At What Price the American Dream?
I have always been a full-fledged believer in the American dream. However, after hearing the stories of several of my English as a Second Language students, I wonder today whether the journey is worth it for everyone.
My grandmother, Oma, had cooks, housekeepers, a debutant party and university ahead of her when she met an ambitious young German earning his Ph.D. in America. Just a few months later, with World War II on the horizon, she married my grandfather.
She left all she knew and landed in a tiny apartment in New Jersey. He worked long hours, and she knew no one and spoke no English. She had her challenges, but by the time I came along, Oma was the beloved foundation of a happy, successful American family. For her, the American dream was further magnified by the contrast of her family in Germany, most either died or nearly starved to death in the war.
Confident in the power of the American dream, I entered the ESL field full of hope and compassion. The students, brave, bright and motivated, have always charmed me.
One student from Siberia played Cossacks and robbers as a child. A Mexican student described how he carried his chair in the heat for long distances to school. A Vietnamese student told me that when she was 10 years old her father lost his job, so she made and sold brooms to pay for her tuition.
A Korean student explained that he was the 52nd generation of his family to live in his small town, and that he, as the oldest son, had a recorded family history of births, deaths, marriages and other events for the last 500 years.
Though the students’ stories have always left me spellbound, lately I think we have switched roles. They are teaching me a new perspective of the American dream.
At the end of one of my evening classes, Alena from Palestine and Alejandra from Bolivia stayed to talk with me. Alena, who always wore a head covering, lamented the fact that she was missing her brother’s upcoming wedding.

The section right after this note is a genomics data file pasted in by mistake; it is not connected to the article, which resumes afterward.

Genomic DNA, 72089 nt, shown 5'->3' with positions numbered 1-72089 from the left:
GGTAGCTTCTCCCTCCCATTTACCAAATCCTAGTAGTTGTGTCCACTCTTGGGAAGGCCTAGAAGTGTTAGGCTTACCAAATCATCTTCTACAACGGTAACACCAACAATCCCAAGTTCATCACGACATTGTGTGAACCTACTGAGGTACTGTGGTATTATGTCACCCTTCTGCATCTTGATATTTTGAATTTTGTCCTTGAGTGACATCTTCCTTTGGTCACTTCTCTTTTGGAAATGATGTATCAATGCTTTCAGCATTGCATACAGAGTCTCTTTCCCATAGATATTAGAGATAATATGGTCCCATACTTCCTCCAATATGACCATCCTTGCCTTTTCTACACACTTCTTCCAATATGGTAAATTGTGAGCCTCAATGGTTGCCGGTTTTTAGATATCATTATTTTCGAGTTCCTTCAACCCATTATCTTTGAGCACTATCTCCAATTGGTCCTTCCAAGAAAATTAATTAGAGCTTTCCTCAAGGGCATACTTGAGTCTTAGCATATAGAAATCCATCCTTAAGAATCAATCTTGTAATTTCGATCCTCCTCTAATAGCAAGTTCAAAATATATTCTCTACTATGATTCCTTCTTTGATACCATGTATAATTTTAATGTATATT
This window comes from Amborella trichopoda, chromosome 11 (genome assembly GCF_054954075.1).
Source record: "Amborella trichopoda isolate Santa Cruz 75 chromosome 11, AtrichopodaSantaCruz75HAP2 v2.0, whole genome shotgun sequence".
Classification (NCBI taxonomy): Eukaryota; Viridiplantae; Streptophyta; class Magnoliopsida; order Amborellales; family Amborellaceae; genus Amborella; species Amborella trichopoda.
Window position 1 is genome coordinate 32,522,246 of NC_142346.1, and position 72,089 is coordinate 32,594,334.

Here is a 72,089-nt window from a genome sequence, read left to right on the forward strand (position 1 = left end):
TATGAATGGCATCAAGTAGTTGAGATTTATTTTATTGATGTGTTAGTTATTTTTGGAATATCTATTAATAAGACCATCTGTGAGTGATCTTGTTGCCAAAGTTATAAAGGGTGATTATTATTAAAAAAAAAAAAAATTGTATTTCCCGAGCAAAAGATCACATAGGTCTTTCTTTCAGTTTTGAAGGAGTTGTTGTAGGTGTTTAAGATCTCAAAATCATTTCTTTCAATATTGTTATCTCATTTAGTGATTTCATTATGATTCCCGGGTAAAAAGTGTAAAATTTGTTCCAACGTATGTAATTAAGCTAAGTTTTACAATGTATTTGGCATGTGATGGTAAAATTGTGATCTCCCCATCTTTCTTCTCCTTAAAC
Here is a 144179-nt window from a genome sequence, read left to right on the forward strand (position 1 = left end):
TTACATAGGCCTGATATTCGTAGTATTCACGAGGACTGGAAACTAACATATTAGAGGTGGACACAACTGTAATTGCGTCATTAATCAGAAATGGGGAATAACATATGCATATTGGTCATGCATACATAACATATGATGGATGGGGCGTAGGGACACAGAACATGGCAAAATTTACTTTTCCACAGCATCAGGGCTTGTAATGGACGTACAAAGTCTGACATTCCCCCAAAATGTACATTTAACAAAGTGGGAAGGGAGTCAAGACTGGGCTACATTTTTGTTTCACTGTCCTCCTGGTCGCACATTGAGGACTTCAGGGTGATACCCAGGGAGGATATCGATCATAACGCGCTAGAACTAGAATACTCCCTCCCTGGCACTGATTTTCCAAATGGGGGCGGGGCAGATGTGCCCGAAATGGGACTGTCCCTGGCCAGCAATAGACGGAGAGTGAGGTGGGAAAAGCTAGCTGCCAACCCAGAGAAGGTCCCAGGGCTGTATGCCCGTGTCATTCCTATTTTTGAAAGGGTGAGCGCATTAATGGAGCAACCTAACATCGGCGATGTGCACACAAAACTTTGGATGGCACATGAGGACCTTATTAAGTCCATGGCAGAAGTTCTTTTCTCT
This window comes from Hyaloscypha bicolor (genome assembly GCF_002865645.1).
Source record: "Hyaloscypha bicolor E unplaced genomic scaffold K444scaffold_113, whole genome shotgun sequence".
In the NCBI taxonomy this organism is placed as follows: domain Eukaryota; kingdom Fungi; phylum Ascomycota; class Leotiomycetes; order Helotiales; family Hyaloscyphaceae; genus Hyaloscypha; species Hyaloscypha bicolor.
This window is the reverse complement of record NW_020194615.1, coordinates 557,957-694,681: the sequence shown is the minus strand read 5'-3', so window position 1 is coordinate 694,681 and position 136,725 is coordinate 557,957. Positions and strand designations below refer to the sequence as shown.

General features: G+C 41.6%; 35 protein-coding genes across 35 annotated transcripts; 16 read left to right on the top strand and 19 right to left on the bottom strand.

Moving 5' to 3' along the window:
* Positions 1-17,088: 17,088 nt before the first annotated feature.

She’d communicated via Skype and seen the bubbling action she couldn’t take part in, but no one had time to talk with her. After a five-minute exchange, she wondered if she would ever again feel the sense of belonging she had in Palestine.
“If I were home, I’d be there with the crowd, and we’d all be laughing and grumbling, helping each other prepare food, caring for the children, getting dressed up, and organizing the wedding,” she said, tears welling up in her eyes. “Here it’s just me, my husband and my children.”
Alejandra, a Bolivian who typically wore sleeveless tank tops, replied gently, but with conviction.
“You know, my family was the same,” he said. “You don’t fit in at home anymore. You need to embrace your life here. You’re different now.”
This last comment cut right to my heart.
Another evening, Jordan, an excellent student, told me the story of her family’s immigration.
Though they had plenty of food and were supported by extended family in Tunisia, her father wanted more opportunities for his children.
His hopes were realized; his sons earned soccer scholarships to college. Jordan earned a master’s degree and became a restaurant manager.
Her daughter is flourishing: she plays soccer assertively, plans to attend a great college and will pursue the career of her choice — atypical realities for Tunisian girls.
However, Jordan’s mother struggled tremendously. She missed her supportive family, had great difficulty navigating through American life and grieved over losing her Tunisian traditions and culture.
When she returned from a visit to Tunisia after 20 years in the U.S., she concluded that she did not feel Tunisian any more, but certainly was not American either.
Alena, relatively new to America, wondered what her beautiful house, secure job and bright future for her children would cost her.
“In Palestine, as children we played with sticks, rocks, paper bags and wire, but we had fun. My schoolroom was practically empty, but I was happy,” she said.
She admitted, however, when she took photos of her children’s American school room back to Palestine, some of her nieces and nephews cried at the sight of so many books and computers and begged her to take them back with her.
Alena, Jordan’s mom and others pass on the benefits of the American dream to their children.
But it comes at a high cost — their own isolation and disconnection from their culture.
For some ESL students, the scar of immigration stubbornly refuses to heal.
— This article also appeared in the Aug. 23, 2010 issue of Community College Week